Review: Scenes Unseen, Tron Theatre, Glasgow

Scenes Unseen, Tron Theatre, Glasgow

Review by Mark Brown.

Scenes Unseen, an eclectic mix of hitherto unperformed theatrical vignettes by famous dramatists from around the world and emergent Scottish writers, is, as one might expect, a wildly varied rollercoaster ride.

One expects most, of course, from the playlets by Athol Fugard, Alan Ayckbourn, JP Donleavy and Patrick Marber. However, Ayckbourn’s Ron and Julie (a vapid sketch about a love triangle between a theatre’s lighting, sound and special effects staff) bears out one’s suspicions regarding the work’s “previously unseen” status.

Fugard’s modest family drama, A Conversation, does, at least, carry the stamp of his theatrical poetics. The same is true of Donleavy’s The Interview, a genuinely hilarious, quasi-surreal send-up of a job interview in a Manhattan skyscraper.

The humour is at its most raucous in the show’s final, very brief, mini-play. Marber’s Casting is a high-octane parody of a casting meeting at a major London film company in which political correctness goes hilariously out of the window.

To put the work of little known, emerging Scottish playwrights up against little dramas by such famous authors seems foolhardy, bordering on cruel. However, Lynsey Murdoch’s Nimrod, in which we encounter two very different male scientists as they contemplate the Antarctic aurora, does not look out of place in its combination of big ideas with a comedy of personal conflict.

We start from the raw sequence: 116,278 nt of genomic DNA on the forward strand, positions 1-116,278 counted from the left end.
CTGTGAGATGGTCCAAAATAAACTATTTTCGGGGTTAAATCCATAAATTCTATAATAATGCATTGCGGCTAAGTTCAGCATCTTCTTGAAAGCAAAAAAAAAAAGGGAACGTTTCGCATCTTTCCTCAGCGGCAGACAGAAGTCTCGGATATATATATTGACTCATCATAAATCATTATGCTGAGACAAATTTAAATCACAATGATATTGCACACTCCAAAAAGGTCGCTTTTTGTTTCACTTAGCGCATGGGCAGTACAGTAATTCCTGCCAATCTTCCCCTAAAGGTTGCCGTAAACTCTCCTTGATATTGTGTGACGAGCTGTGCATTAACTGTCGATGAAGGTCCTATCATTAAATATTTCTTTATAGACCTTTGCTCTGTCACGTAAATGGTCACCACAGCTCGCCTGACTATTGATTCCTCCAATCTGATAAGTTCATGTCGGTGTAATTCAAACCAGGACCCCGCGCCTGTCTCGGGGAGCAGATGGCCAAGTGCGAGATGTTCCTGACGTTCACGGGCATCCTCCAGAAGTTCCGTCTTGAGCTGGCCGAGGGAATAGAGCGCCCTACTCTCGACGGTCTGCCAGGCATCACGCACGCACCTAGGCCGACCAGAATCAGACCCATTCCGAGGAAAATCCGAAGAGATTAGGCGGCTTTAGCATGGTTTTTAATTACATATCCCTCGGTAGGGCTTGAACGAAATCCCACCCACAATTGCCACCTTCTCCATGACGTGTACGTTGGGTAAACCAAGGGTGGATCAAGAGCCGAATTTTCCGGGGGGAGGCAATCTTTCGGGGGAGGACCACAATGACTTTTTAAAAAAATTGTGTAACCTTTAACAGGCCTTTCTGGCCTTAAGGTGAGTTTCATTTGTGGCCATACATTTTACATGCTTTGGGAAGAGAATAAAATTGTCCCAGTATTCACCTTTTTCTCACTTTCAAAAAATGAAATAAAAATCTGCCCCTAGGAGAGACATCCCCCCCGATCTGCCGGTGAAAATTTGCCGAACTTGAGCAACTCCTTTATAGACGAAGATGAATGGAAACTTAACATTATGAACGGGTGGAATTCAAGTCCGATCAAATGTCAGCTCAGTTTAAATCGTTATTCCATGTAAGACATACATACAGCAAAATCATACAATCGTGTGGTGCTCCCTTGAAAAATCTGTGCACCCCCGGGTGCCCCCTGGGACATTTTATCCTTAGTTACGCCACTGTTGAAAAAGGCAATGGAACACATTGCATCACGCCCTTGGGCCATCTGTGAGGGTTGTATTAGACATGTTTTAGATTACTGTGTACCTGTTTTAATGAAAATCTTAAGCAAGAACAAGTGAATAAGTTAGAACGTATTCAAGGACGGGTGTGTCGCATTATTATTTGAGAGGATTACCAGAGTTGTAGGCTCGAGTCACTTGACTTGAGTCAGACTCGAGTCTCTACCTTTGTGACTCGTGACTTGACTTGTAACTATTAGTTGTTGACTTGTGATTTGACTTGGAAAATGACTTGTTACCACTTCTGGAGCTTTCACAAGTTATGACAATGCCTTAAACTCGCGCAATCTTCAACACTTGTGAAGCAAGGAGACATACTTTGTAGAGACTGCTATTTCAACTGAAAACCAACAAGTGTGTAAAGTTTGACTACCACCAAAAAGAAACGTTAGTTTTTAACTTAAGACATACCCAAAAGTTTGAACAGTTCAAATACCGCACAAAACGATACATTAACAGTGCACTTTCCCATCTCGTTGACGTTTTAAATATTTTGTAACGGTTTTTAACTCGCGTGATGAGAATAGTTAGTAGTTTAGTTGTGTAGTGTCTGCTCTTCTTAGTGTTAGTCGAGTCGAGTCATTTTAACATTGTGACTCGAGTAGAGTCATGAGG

Julie Tsang’s monologue for an abused young woman who terminates her pregnancy has more authenticity than dramatic power; but it is far superior to her speech for the young woman’s abusive former partner, which sinks beneath the weight of its own pathos. Tsang’s writing shows more promise, however, than Andrew Stott’s, whose Lighten Up is a triumph of triviality over comedy.

The most adventurous of the pieces by emerging writers is Stef Smith’s Sand into Glass. It begins as a thoughtful, interestingly structured trio of criss-crossing monologues, but (surprisingly, given that Smith was the writer on the award-winning Scottish play Roadkill) it degenerates into platitude.

Director Andy Arnold’s production deserves better than designer Kirsty McCabe’s set (an ineffective, multi-purpose clutter) and a hugely variable cast, ranging from Keith Fleming, on superb comic form, to an under-rehearsed Brian Pettifer (often with script in hand).

Until March 16. Tickets: 0141 552 4267;

This review was originally published on the website of the Daily Telegraph on March 14, 2013

© Mark Brown


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